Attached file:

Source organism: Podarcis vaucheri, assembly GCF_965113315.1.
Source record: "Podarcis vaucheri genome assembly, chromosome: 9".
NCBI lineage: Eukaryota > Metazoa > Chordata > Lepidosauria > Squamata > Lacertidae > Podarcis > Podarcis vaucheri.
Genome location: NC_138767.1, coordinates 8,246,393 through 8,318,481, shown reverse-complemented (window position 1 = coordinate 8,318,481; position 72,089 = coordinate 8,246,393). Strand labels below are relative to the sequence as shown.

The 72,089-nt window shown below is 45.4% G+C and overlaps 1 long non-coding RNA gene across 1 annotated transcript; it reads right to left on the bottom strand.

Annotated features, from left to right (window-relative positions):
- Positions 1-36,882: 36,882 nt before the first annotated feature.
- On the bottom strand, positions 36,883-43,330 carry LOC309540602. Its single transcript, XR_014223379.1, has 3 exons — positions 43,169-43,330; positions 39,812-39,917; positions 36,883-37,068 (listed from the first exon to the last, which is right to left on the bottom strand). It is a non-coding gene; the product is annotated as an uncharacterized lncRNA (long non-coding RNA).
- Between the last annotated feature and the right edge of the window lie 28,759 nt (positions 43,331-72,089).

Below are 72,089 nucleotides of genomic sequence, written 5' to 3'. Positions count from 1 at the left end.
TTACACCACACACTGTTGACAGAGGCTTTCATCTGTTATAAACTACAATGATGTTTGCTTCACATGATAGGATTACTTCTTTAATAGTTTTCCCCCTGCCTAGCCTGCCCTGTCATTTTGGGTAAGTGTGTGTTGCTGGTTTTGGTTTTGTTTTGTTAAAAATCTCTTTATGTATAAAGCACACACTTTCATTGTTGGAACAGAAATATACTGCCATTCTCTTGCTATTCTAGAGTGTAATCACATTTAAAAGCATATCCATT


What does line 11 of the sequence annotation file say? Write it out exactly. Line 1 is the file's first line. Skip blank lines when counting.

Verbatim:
TTACACCACACACTGTTGACAGAGGCTTTCATCTGTTATAAACTACAATGATGTTTGCTTCACATGATAGGATTACTTCTTTAATAGTTTTCCCCCTGCCTAGCCTGCCCTGTCATTTTGGGTAAGTGTGTGTTGCTGGTTTTGGTTTTGTTTTGTTAAAAATCTCTTTATGTATAAAGCACACACTTTCATTGTTGGAACAGAAATATACTGCCATTCTCTTGCTATTCTAGAGTGTAATCACATTTAAAAGCATATCCATT